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Australian dollar gains as RBA sees recovery on track

12/07/2021 | 12:42am EST

Dec 7 (Reuters) - The Australian dollar gained ground on Tuesday after the central bank indicated the Omicron variant outbreak was unlikely to derail the current financial recovery, while some analysts saw hints it may raise rates sooner than expected.

The Aussie was up 0.3% at $0.7072 by 0426 GMT, recovering after losing 1.5% last week. However, it was far from its Oct. 29 quarterly peak of $0.755.

The Reserve Bank of Australia (RBA) left its cash rate at a record low, in line with market expectations, and stuck with its bond buying plans, resisting pressure to follow its U.S. counterpart in signalling an earlier winding down of stimulus.

However analysts said subtle changes in language - removing a reference to inflation sitting in the bank's target by late 2023 - suggest the bank is giving itself room to move a little sooner.

"That appears to have helped the Australian dollar to push a little higher to $0.7071 after hitting one year plus lows below $0.70 on Friday night, and extreme oversold levels," strategists at Westpac said in a note.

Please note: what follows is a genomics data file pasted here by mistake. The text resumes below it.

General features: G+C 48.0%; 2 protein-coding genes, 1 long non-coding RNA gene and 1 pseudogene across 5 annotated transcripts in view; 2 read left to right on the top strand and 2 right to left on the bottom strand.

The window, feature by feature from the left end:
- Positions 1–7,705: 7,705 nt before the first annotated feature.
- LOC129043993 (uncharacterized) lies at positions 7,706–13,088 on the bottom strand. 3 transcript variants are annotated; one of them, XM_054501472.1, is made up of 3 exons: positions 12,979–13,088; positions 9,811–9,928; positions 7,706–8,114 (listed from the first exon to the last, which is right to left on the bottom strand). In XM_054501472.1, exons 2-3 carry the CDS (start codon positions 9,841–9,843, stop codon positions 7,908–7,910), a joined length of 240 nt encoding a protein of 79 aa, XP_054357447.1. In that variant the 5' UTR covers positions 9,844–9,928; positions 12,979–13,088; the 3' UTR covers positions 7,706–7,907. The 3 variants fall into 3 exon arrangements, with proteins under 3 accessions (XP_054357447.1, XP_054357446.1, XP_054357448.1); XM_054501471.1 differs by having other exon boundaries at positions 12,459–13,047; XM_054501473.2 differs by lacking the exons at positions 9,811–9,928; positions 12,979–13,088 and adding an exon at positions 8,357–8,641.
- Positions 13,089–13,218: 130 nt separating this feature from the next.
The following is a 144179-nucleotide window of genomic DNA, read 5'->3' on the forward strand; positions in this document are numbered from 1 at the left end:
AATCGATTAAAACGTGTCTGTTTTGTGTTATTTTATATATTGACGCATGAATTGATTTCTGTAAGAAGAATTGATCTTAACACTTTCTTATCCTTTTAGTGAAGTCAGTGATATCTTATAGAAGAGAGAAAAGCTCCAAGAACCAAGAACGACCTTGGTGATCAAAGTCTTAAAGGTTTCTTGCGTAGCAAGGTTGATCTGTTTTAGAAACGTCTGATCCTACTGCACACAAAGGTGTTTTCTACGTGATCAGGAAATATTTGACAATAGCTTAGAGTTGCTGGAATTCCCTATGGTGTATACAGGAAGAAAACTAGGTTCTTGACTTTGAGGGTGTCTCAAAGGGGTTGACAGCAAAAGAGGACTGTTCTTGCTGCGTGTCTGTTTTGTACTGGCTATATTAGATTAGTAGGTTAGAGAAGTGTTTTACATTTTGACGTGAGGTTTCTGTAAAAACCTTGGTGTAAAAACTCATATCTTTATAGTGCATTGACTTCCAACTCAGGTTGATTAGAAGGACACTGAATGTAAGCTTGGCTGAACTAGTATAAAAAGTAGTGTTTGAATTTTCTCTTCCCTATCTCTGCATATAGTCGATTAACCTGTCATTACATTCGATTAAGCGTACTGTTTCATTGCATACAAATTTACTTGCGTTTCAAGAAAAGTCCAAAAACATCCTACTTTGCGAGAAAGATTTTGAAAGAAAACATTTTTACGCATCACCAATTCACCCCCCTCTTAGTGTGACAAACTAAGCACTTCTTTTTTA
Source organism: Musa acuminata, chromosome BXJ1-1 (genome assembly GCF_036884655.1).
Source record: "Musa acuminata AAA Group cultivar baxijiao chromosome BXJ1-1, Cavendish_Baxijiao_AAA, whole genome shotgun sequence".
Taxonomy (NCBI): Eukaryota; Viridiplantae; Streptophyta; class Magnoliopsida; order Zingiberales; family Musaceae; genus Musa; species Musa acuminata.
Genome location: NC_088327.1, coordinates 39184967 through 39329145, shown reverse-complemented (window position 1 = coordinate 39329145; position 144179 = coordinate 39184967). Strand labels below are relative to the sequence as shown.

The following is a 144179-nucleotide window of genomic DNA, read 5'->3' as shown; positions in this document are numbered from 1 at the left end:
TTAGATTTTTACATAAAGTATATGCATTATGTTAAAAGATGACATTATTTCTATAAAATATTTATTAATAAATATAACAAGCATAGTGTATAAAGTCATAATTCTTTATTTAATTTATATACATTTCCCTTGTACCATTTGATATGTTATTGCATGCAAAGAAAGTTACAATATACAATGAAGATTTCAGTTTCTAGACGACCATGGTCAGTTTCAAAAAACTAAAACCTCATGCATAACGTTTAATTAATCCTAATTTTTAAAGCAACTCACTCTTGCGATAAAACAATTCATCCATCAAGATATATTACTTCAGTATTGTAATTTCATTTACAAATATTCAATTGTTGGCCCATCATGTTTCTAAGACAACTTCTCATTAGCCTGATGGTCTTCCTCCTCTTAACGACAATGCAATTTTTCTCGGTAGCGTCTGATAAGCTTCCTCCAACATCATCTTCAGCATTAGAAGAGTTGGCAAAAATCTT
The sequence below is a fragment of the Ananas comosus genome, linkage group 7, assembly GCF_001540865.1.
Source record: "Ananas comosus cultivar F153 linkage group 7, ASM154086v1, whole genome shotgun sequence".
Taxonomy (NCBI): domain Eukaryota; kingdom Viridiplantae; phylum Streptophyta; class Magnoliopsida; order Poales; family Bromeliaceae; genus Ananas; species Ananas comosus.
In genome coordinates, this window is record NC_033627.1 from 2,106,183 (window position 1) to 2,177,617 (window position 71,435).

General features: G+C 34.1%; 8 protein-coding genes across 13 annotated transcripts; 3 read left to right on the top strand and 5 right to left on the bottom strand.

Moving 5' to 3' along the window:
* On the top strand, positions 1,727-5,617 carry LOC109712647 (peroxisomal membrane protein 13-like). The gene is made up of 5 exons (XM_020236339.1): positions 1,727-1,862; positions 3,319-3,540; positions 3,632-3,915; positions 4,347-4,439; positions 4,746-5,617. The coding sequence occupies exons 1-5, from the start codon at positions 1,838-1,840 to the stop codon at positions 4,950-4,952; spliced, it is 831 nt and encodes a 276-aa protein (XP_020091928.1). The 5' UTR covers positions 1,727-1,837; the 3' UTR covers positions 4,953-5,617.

"Helped by better China trade data too, we would not be surprised to see the (AUD) bounce extending a little further towards $0.71, but would be surprised to see much above that level."

Data showed China's exports and imports rose more than expected in November as the world's second-biggest economy scrambled to restock key commodities like coal.

Meanwhile, a Reuters poll last week showed economists expect a first rate hike by the RBA in early 2023, though markets have fully priced in a hike as early as July next year.

Local investors now await inflation data from the United States and China this week, with a readout from the world's largest economy of particular interest amid the Federal Reserve's hawkish signals about a speedier stimulus taper.

"U.S. and China inflation data later in the week will override any RBA move now. If the inflation is hot and the U.S. Fed moves to faster tapering, then AUD-USD will get hit hard," Mathan Somasundaram, chief executive officer at Deep Data Analytics said.

Three-year yields in Australian bonds rose 6 basis points to 0.955% and 10-year yields added 7.1 pips to 1.663%. (Reporting by Shashwat Awasthi and Sameer Manekar in Bengaluru; additional reporting by Riya Sharma Editing by Lincoln Feast and Richard Pullin)

ę Reuters 2021
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